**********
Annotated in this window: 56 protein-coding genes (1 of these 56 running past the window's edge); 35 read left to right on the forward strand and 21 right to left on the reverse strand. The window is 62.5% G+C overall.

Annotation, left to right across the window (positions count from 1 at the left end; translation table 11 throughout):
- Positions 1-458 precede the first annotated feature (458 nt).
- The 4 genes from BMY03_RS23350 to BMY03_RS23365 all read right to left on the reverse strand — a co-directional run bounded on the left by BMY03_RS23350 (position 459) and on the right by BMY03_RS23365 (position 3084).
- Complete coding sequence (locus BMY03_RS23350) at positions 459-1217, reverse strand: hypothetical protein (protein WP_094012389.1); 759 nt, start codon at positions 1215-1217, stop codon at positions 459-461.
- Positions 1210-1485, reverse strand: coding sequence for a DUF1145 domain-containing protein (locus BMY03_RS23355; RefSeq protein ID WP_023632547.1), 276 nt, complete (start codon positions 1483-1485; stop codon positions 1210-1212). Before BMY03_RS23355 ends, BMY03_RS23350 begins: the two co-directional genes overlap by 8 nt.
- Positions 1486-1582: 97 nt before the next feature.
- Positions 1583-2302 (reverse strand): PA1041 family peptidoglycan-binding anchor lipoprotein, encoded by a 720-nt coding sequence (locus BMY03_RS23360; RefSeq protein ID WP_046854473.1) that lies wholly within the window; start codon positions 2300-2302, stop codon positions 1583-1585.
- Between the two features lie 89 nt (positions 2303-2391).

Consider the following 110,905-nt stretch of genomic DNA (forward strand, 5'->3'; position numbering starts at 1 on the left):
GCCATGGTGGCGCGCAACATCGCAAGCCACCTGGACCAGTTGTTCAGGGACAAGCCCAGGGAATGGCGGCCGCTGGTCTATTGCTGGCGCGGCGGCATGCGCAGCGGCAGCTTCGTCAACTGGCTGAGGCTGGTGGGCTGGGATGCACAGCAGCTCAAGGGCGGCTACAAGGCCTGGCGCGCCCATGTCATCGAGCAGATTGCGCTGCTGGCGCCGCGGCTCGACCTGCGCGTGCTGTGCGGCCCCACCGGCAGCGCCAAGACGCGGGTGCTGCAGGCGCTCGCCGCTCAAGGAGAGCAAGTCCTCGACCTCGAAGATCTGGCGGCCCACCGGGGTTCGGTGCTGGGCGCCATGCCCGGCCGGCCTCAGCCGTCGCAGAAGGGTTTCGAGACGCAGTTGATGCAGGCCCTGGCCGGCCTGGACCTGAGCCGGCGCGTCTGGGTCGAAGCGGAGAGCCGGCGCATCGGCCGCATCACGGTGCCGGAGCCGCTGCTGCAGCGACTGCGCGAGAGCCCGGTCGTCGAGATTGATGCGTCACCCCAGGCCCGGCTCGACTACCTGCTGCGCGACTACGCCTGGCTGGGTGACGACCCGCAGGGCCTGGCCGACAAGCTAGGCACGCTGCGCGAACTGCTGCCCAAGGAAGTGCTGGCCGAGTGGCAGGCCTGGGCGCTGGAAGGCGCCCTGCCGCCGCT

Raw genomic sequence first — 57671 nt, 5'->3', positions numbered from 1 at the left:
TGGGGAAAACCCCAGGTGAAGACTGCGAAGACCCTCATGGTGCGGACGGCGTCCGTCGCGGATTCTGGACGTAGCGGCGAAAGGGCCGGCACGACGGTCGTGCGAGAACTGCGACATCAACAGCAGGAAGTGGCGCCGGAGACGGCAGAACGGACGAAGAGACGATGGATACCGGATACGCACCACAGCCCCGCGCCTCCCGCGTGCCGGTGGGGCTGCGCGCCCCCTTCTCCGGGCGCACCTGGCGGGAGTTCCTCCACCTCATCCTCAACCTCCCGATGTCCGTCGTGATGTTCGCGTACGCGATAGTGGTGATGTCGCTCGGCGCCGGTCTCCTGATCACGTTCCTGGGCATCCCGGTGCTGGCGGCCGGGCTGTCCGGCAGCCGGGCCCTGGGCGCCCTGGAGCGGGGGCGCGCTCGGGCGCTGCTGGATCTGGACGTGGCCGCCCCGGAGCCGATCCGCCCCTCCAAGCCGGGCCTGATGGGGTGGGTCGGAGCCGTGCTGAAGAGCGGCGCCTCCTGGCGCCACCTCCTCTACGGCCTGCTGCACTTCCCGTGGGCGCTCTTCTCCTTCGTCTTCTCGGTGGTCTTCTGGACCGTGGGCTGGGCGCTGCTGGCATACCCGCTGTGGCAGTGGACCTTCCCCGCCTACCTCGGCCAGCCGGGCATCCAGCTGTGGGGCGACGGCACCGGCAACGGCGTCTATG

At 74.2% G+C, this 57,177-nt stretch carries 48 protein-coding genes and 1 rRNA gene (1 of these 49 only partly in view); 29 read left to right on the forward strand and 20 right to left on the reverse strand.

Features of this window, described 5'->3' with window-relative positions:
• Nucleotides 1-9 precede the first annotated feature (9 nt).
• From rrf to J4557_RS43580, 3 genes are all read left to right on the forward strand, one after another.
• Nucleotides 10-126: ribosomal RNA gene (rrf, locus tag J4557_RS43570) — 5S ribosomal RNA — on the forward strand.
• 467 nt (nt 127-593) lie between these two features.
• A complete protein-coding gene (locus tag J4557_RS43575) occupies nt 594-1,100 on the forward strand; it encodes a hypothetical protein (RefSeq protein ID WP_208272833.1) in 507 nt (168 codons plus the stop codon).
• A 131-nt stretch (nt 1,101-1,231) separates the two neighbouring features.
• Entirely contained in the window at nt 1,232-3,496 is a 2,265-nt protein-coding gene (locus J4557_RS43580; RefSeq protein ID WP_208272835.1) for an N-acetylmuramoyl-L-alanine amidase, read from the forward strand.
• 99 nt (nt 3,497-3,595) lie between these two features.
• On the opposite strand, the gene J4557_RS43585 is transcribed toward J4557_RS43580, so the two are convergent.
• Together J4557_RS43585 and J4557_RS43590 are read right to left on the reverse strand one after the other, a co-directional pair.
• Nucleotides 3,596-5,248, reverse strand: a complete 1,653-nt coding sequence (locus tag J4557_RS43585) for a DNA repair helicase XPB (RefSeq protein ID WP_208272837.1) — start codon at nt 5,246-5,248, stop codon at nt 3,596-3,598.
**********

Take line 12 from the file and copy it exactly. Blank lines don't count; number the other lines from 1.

Raw genomic sequence first — 57671 nt, 5'->3', positions numbered from 1 at the left: